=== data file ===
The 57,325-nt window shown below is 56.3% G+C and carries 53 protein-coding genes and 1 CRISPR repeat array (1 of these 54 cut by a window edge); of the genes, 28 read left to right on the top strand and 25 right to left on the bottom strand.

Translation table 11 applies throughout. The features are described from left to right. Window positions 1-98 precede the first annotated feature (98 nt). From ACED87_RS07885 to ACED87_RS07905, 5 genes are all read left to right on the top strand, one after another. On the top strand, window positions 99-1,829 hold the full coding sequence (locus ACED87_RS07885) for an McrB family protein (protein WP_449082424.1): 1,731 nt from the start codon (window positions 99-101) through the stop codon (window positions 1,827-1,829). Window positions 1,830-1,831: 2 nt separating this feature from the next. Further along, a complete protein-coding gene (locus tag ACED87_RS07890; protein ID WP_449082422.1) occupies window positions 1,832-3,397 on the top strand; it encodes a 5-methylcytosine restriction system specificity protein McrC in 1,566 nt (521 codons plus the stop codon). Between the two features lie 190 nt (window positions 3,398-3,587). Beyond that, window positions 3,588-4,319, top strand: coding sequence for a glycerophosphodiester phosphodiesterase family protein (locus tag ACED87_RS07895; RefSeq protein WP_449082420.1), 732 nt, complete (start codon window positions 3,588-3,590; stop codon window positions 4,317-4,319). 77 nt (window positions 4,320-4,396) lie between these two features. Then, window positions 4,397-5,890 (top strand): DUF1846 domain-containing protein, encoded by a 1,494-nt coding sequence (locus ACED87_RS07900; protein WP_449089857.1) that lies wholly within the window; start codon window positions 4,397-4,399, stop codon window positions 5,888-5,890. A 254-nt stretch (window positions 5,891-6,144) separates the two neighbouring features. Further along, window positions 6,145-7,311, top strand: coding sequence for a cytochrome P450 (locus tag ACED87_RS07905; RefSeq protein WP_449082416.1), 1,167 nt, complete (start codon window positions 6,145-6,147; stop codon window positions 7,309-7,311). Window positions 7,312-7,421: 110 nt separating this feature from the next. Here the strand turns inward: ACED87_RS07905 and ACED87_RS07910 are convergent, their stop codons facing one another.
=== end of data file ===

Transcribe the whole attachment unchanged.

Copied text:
The 57,325-nt window shown below is 56.3% G+C and carries 53 protein-coding genes and 1 CRISPR repeat array (1 of these 54 cut by a window edge); of the genes, 28 read left to right on the top strand and 25 right to left on the bottom strand.

Translation table 11 applies throughout. The features are described from left to right. Window positions 1-98 precede the first annotated feature (98 nt). From ACED87_RS07885 to ACED87_RS07905, 5 genes are all read left to right on the top strand, one after another. On the top strand, window positions 99-1,829 hold the full coding sequence (locus ACED87_RS07885) for an McrB family protein (protein WP_449082424.1): 1,731 nt from the start codon (window positions 99-101) through the stop codon (window positions 1,827-1,829). Window positions 1,830-1,831: 2 nt separating this feature from the next. Further along, a complete protein-coding gene (locus tag ACED87_RS07890; protein ID WP_449082422.1) occupies window positions 1,832-3,397 on the top strand; it encodes a 5-methylcytosine restriction system specificity protein McrC in 1,566 nt (521 codons plus the stop codon). Between the two features lie 190 nt (window positions 3,398-3,587). Beyond that, window positions 3,588-4,319, top strand: coding sequence for a glycerophosphodiester phosphodiesterase family protein (locus tag ACED87_RS07895; RefSeq protein WP_449082420.1), 732 nt, complete (start codon window positions 3,588-3,590; stop codon window positions 4,317-4,319). 77 nt (window positions 4,320-4,396) lie between these two features. Then, window positions 4,397-5,890 (top strand): DUF1846 domain-containing protein, encoded by a 1,494-nt coding sequence (locus ACED87_RS07900; protein WP_449089857.1) that lies wholly within the window; start codon window positions 4,397-4,399, stop codon window positions 5,888-5,890. A 254-nt stretch (window positions 5,891-6,144) separates the two neighbouring features. Further along, window positions 6,145-7,311, top strand: coding sequence for a cytochrome P450 (locus tag ACED87_RS07905; RefSeq protein WP_449082416.1), 1,167 nt, complete (start codon window positions 6,145-6,147; stop codon window positions 7,309-7,311). Window positions 7,312-7,421: 110 nt separating this feature from the next. Here the strand turns inward: ACED87_RS07905 and ACED87_RS07910 are convergent, their stop codons facing one another.